Fortnite phenomenon smashes YouTube records

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Fortnite base
Fortnite is still killing it.
Screenshot: Killian Bell/Cult of Mac

Fortnite enjoyed a boost to its already rapidly-growing fanbase when it made the leap to iOS earlier this month.

The gaming phenomenon shows no signs of losing its momentum after smashing YouTube records for the largest number of concurrent viewers on a single live game stream, and for the most monthly uploads related to a single game.

Fortnite was a smash hit before Epic Games brought its battle royale mode to iOS. It had already beaten the record for concurrent players, previously held by PlayerUnknown’s Battlegrounds, when it topped 3.4 million back in February. And no one is bored of it yet.

Fortnite is killing it on YouTube

Fortnite now holds the record for the most concurrent views on a single game stream after 1.1 million users tuned in to watch an event hosted by ElrubiusOMG. Across all 100 creators involved in the tournament, it received a staggering 42 million views.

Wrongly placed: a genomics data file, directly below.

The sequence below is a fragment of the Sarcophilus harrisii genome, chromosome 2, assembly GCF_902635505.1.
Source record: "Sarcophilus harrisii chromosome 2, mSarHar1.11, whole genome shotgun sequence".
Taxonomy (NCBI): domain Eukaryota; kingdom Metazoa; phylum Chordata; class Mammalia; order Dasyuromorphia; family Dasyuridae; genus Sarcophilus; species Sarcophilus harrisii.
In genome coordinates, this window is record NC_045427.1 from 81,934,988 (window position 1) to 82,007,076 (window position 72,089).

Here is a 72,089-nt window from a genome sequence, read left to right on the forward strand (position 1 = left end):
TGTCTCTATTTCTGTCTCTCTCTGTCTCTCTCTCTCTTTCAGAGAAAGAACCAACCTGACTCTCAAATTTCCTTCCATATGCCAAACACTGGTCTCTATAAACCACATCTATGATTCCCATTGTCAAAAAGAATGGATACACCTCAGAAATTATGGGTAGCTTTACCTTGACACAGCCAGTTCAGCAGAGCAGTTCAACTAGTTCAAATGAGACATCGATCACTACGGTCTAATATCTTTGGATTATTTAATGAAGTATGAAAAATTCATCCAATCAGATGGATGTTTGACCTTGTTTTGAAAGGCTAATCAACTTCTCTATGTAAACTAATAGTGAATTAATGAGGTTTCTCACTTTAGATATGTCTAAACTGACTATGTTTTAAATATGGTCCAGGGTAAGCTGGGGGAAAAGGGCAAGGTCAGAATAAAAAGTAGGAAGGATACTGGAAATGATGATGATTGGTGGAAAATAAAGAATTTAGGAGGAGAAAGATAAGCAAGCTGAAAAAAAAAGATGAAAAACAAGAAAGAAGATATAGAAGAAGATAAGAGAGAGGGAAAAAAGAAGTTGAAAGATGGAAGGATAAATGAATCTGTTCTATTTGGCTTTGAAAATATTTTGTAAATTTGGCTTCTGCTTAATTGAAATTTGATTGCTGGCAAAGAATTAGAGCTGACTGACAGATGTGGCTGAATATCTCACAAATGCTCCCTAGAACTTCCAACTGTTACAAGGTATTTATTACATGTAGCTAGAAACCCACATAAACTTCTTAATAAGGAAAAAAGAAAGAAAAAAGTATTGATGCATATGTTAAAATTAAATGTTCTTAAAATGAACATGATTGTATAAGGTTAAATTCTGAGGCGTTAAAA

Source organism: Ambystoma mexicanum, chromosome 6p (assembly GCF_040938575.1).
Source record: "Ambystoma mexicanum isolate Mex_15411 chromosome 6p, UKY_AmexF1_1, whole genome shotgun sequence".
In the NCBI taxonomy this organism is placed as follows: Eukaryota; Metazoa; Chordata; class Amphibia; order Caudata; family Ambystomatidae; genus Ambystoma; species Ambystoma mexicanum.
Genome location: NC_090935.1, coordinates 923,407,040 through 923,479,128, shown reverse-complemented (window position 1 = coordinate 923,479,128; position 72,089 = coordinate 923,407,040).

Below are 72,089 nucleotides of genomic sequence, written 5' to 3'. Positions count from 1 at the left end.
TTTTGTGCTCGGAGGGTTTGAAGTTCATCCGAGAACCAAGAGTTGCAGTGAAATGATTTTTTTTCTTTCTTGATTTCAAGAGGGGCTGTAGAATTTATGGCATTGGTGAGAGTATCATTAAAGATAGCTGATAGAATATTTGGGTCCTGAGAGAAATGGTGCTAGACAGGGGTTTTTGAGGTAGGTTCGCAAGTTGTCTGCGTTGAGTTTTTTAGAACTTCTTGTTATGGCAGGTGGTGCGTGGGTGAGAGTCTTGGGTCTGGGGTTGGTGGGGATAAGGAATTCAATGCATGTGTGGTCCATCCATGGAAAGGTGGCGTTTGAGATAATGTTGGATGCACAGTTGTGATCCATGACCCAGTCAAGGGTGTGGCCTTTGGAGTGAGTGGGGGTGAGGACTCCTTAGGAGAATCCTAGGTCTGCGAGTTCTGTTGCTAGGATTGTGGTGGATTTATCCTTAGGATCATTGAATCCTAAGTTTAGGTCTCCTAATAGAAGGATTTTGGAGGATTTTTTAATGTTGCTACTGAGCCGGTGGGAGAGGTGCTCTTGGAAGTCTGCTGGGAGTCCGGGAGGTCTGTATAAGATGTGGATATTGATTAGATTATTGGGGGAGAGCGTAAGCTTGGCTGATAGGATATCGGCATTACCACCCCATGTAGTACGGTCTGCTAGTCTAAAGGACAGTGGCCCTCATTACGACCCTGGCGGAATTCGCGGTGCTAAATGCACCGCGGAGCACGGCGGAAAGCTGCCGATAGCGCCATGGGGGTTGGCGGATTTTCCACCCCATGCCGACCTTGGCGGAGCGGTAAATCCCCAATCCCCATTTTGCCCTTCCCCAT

YouTubers had already recognized that viewers want to see Fortnite gameplay. The title also holds the record for the most monthly uploads related to a single game, which it secured in February, according to YouTube’s Ryan Wyatt, who leads the gaming content and partership teams.

Fortnite’s incredible rise was helped by the fact that the game is free to download and play. You don’t need to cough up anything to enjoy its insanely popular battle royale mode. You can purchase in-game currency to get your hands on additional content — but only if you want to.

Epic Games has also ensured Fortnite is more accessible than its rivals. Unlike H1Z1 and Battlegrounds, the game can be enjoyed across PC, Mac, PlayStation 4, Xbox One, and now iOS. Android support is also coming later, Epic has promised.

Fortnite currently requires an invite on mobile, however. You can sign up for one through the Epic website before downloading the game from the App Store. You shouldn’t have to wait too long for access; Epic seems to be adding new players in large numbers all the time.

There are now so many players on mobile, in fact, that Fortnite for iOS collected a whopping $1.5 million from in-app purchases within its first 72 hours of availability. That’s an even more impressive figure when you consider that in-app purchases weren’t available immediately.

If you’re new to Fortnite, be sure to check out our beginner’s guide on how to dominate in battle royale.